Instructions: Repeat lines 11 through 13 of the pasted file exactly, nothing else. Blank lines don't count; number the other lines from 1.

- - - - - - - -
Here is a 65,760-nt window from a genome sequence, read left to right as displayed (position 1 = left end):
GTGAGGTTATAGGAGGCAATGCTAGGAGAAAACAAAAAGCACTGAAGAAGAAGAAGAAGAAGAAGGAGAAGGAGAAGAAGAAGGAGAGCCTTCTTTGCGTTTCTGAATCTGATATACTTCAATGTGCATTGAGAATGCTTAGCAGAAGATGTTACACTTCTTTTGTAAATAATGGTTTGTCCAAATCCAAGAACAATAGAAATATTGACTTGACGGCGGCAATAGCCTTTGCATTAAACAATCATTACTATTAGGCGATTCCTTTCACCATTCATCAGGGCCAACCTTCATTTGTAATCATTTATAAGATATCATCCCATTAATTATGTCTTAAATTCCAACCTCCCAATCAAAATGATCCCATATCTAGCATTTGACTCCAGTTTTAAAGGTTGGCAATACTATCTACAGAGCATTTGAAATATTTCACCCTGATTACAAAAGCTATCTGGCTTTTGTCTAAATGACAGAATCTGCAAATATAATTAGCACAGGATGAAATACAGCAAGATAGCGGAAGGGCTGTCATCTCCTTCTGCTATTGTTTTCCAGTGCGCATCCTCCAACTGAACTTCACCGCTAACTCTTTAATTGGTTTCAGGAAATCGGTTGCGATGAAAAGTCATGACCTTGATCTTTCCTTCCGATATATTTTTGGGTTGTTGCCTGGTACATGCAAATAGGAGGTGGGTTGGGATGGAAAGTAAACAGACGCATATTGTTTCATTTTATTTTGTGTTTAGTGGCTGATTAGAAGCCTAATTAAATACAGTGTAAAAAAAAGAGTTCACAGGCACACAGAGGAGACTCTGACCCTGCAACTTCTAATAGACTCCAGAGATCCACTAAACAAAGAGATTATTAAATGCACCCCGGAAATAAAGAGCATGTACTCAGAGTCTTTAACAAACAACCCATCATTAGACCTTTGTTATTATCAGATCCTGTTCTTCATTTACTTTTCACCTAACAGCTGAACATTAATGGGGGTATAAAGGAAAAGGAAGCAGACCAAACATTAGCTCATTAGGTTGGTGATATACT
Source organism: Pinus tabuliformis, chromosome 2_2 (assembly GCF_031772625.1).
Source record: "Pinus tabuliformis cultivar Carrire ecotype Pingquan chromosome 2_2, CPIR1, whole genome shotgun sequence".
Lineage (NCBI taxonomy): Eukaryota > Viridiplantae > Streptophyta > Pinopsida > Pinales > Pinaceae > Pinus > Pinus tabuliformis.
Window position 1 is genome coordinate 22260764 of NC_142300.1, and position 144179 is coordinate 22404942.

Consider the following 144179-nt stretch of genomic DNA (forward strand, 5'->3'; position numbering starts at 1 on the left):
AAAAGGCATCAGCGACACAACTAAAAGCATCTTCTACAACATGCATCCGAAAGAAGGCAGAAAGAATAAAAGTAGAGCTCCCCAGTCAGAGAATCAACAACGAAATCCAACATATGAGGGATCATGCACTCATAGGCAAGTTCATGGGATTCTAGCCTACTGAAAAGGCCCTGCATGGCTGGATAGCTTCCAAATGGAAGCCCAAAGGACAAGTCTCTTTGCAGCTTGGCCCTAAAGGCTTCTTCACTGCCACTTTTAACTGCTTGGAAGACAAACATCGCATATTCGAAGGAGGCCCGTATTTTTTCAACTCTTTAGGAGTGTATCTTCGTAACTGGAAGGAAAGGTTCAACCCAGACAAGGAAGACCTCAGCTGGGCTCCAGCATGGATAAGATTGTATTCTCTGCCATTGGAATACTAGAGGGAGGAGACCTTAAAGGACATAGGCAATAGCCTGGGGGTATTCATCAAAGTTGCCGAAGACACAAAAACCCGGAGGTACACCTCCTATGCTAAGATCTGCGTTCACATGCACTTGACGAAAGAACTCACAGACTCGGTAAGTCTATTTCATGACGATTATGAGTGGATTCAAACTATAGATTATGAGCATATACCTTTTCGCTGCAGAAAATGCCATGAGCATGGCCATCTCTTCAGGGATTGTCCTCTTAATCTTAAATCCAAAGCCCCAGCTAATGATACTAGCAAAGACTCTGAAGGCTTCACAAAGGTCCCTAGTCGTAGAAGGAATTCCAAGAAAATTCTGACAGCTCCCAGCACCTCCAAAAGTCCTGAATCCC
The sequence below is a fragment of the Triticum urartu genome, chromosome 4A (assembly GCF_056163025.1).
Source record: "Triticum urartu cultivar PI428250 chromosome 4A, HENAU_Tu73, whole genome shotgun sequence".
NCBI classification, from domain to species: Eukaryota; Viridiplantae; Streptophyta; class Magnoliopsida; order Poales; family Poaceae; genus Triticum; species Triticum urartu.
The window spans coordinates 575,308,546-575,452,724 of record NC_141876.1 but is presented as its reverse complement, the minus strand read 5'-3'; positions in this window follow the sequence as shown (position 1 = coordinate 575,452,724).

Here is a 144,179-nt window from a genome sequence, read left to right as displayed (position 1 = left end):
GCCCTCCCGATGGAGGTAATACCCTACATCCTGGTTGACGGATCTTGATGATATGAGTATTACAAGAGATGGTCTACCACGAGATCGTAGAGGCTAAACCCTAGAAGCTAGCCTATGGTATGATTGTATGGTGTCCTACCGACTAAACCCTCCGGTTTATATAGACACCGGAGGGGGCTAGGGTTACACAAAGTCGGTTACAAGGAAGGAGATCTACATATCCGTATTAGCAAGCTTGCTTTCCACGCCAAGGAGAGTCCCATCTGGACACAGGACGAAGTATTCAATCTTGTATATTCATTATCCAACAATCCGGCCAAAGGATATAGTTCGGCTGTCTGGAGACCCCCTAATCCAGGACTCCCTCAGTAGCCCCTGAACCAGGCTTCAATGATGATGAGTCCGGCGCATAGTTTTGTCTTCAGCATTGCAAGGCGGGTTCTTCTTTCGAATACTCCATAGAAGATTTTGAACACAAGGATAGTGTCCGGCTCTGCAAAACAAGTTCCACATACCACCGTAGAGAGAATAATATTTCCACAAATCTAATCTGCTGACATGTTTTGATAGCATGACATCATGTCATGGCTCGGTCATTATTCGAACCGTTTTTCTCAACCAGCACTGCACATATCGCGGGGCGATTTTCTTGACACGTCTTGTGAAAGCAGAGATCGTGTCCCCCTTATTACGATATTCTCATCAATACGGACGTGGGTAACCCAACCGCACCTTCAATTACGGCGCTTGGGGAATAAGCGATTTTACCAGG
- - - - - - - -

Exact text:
NCBI classification, from domain to species: Eukaryota; Viridiplantae; Streptophyta; class Magnoliopsida; order Poales; family Poaceae; genus Triticum; species Triticum urartu.
The window spans coordinates 575,308,546-575,452,724 of record NC_141876.1 but is presented as its reverse complement, the minus strand read 5'-3'; positions in this window follow the sequence as shown (position 1 = coordinate 575,452,724).

Here is a 144,179-nt window from a genome sequence, read left to right as displayed (position 1 = left end):